United Nations Resident and Humanitarian Coordinator for Nigeria, Edward Kallon, has expressed displeasure with security issues in the country’s schools.
In a statement released in Lagos, yesterday, to commemorate the 2021 International Day to Protect Education from Attack, Kallon frowned on the attacks, especially kidnapping, that affected hundreds of pupils in the country.
He noted that over 10 million children were already out of school and that conflict aggravated the situation, especially for the most vulnerable.
In the last academic year, he added, it is estimated that 1.3 million children were impacted by attacks or abductions in Nigerian schools.
He explained that in the North East alone, over 600,000 children remained out of school and some 1.1 million needed support to stay in school and that the situation was compounded by the Coronavirus Disease (COVID-19) crisis.
According to Kallon, an attack on schools is a direct attack on the future generation, traumatic for the children, which undermines their individual dignity and sometimes leads affected families to withdraw them from education entirely.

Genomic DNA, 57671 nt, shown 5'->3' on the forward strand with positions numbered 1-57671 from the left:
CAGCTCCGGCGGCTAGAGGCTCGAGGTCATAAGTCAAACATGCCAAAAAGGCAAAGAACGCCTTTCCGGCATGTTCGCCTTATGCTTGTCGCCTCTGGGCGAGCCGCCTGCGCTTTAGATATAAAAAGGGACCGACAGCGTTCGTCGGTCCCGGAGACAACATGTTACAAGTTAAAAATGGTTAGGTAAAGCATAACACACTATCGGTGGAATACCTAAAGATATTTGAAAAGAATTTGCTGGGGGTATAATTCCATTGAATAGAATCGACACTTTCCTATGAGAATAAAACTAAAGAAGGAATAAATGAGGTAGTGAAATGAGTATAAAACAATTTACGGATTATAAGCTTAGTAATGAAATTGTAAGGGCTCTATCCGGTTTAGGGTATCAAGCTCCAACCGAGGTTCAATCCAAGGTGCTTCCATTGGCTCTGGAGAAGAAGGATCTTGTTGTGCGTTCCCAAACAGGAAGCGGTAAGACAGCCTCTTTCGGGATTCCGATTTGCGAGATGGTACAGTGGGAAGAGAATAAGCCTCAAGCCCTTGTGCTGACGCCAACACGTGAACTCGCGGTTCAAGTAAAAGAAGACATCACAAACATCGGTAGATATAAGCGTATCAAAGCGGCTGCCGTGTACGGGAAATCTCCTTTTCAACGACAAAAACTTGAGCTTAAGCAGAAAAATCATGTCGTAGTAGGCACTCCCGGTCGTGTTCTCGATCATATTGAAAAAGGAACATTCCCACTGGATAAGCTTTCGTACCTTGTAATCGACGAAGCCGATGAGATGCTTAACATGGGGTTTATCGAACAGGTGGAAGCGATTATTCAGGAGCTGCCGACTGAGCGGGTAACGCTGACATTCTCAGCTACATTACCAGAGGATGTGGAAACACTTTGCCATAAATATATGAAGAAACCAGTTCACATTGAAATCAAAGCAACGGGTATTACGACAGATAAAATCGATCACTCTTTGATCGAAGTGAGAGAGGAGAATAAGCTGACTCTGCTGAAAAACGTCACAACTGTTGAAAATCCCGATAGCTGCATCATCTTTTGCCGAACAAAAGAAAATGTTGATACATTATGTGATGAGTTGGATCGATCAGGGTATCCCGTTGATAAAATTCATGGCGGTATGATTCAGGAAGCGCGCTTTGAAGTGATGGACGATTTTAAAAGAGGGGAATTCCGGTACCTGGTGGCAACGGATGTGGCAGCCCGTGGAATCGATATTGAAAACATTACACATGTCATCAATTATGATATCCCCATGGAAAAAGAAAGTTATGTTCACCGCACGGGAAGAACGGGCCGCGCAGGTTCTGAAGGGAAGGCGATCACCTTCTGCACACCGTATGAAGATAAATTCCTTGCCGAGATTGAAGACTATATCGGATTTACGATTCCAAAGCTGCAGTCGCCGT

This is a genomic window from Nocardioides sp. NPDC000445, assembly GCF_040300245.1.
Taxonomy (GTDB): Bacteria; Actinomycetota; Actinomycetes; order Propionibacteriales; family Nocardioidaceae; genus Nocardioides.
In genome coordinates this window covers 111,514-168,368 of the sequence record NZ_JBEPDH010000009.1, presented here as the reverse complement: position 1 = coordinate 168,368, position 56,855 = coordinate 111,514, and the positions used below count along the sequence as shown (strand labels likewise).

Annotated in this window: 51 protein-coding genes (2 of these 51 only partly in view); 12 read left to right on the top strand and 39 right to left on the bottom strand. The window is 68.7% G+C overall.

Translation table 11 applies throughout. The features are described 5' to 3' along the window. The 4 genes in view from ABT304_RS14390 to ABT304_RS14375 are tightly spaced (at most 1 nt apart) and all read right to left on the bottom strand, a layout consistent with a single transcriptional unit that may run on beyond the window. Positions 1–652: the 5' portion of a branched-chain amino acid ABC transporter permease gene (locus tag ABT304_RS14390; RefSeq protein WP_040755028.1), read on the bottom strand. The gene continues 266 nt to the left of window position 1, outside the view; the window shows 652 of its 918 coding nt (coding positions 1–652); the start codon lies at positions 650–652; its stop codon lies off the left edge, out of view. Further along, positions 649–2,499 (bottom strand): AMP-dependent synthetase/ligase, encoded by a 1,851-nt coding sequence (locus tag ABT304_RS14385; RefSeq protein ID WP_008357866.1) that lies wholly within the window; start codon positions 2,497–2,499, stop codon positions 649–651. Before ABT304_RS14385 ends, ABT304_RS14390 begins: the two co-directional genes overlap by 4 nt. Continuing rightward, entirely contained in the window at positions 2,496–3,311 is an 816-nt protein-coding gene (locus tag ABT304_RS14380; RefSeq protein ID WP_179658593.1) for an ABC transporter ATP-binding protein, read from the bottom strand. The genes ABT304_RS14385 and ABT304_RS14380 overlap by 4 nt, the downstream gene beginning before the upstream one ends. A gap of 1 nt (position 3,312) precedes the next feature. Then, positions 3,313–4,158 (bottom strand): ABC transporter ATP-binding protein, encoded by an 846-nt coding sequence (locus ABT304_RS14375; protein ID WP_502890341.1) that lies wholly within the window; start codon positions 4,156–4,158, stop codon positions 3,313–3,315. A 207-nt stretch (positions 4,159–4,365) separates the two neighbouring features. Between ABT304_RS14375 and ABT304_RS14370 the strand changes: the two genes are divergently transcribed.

“Children are traumatised; parents are scared; teachers and school administrators are afraid; attacks on schools are gradually spreading to areas not known to insurgencies. With education under attack, the collective future of Nigeria is under threat. This must stop now!
“I strongly condemn every form of attack that has kept many children away from school. I call on federal and state governments to do more to protect schools from attack and to ensure 4teaching and learning are safe and conducive in all schools in Nigeria,” he said.
SIMILARLY, Save the Children has raised concern over persistent attacks on schools, students, and teachers.
The Country Director, Nigeria, Save the Children International, Mercy Gichuhi, noted the International Day to Protect Education from Attack as an important moment to raise awareness on the situation of education in conflict and focus on the Safe Schools Declaration.
Global Coalition to Protect Education from Attack (GCPEA) had revealed that over 1,000 students were abducted between January and August 2021, with many of them still in captivity, which led to the shutdown of some schools in the north.
Between 2015 and 2019, there were also 100 reported attacks on schools in Nigeria.
A recent report by Save the Children entitled ‘Build Forward Better’ revealed that education systems in the Democratic Republic of Congo, Nigeria, Somalia, Afghanistan, South Sudan, Sudan, Mali, and Libya were at ‘extreme risk’ while Syria and Yemen follow closely behind.